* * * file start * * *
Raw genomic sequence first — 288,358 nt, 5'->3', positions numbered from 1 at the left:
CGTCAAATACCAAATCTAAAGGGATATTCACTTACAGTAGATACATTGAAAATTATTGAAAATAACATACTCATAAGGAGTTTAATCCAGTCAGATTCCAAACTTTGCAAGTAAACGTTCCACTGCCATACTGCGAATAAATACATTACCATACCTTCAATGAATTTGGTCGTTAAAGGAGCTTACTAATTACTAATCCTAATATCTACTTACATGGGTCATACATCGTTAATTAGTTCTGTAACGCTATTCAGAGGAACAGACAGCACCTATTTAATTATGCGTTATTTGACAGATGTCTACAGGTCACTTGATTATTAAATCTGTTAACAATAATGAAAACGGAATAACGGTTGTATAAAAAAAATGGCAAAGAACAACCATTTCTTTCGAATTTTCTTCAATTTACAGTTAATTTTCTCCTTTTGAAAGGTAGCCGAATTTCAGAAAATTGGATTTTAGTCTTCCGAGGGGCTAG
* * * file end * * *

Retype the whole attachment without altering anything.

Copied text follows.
Raw genomic sequence first — 288,358 nt, 5'->3', positions numbered from 1 at the left:
CGTCAAATACCAAATCTAAAGGGATATTCACTTACAGTAGATACATTGAAAATTATTGAAAATAACATACTCATAAGGAGTTTAATCCAGTCAGATTCCAAACTTTGCAAGTAAACGTTCCACTGCCATACTGCGAATAAATACATTACCATACCTTCAATGAATTTGGTCGTTAAAGGAGCTTACTAATTACTAATCCTAATATCTACTTACATGGGTCATACATCGTTAATTAGTTCTGTAACGCTATTCAGAGGAACAGACAGCACCTATTTAATTATGCGTTATTTGACAGATGTCTACAGGTCACTTGATTATTAAATCTGTTAACAATAATGAAAACGGAATAACGGTTGTATAAAAAAAATGGCAAAGAACAACCATTTCTTTCGAATTTTCTTCAATTTACAGTTAATTTTCTCCTTTTGAAAGGTAGCCGAATTTCAGAAAATTGGATTTTAGTCTTCCGAGGGGCTAG